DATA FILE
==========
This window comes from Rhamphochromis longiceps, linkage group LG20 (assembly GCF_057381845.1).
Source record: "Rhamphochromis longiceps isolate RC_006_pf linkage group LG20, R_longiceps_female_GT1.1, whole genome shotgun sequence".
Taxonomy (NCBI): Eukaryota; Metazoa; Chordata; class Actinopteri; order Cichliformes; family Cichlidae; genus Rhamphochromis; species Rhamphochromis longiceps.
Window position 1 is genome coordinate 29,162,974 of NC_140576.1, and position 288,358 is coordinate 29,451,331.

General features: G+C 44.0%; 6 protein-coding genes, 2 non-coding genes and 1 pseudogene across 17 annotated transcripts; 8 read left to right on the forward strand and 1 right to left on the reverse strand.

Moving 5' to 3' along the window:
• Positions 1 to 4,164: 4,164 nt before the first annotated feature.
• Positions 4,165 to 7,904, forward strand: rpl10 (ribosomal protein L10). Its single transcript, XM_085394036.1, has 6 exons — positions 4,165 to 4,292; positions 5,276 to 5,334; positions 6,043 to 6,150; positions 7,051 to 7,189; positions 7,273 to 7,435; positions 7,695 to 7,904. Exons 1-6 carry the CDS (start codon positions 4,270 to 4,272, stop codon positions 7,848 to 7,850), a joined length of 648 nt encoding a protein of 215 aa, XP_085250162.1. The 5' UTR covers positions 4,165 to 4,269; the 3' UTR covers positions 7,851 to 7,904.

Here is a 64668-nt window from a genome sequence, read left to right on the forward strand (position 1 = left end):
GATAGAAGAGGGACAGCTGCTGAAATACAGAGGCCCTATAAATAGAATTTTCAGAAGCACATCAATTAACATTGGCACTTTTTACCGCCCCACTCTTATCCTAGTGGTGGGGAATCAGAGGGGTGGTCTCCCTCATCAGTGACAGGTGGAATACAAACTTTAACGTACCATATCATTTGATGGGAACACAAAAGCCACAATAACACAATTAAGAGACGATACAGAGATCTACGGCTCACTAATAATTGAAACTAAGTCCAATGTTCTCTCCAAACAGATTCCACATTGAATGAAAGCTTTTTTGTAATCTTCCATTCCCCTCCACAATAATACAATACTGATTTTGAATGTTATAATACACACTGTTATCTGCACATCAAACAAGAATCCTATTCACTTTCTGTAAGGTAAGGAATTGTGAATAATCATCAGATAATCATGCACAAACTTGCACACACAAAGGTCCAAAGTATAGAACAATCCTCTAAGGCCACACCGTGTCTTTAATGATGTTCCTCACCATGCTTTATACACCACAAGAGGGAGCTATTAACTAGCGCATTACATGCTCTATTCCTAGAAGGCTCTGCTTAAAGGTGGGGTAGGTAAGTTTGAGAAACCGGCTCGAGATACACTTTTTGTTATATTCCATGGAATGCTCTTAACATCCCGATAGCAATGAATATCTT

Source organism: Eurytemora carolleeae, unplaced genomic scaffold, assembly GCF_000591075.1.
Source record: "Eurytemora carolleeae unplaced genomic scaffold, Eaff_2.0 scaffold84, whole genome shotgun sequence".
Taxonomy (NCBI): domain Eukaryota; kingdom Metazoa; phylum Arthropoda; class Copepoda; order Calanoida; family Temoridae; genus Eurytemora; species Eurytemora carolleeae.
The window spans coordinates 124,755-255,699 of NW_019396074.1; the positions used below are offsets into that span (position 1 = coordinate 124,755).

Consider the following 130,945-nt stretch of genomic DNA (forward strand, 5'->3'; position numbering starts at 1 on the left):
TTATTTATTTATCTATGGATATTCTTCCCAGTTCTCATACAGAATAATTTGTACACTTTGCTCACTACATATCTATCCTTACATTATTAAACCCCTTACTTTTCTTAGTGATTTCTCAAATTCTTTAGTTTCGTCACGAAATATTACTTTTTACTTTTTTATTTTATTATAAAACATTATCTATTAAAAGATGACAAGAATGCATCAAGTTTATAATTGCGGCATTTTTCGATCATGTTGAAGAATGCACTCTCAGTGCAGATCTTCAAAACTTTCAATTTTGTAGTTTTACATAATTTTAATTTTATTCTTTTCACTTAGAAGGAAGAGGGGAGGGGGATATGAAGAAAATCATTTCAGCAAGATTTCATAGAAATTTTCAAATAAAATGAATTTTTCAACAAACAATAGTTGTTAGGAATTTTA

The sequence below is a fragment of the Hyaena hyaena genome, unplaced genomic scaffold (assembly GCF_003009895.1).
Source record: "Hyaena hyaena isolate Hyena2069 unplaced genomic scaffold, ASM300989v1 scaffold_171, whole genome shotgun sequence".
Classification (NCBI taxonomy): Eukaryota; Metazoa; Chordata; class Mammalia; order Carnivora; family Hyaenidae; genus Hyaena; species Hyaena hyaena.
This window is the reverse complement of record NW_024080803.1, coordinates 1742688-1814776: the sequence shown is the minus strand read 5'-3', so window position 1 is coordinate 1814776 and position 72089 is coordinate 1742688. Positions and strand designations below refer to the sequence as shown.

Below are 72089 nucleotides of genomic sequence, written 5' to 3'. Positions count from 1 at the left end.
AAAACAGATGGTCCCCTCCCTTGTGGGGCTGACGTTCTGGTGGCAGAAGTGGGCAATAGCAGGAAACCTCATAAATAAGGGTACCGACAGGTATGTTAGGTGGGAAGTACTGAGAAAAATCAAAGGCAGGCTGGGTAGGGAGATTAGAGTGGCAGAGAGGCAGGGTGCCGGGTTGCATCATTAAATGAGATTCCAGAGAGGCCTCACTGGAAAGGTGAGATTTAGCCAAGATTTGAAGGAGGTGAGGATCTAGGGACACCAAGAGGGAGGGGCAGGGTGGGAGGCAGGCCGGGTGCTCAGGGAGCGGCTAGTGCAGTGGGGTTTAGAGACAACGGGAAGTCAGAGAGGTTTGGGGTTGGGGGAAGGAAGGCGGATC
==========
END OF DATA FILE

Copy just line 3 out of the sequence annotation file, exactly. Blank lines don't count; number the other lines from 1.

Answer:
Taxonomy (NCBI): Eukaryota; Metazoa; Chordata; class Actinopteri; order Cichliformes; family Cichlidae; genus Rhamphochromis; species Rhamphochromis longiceps.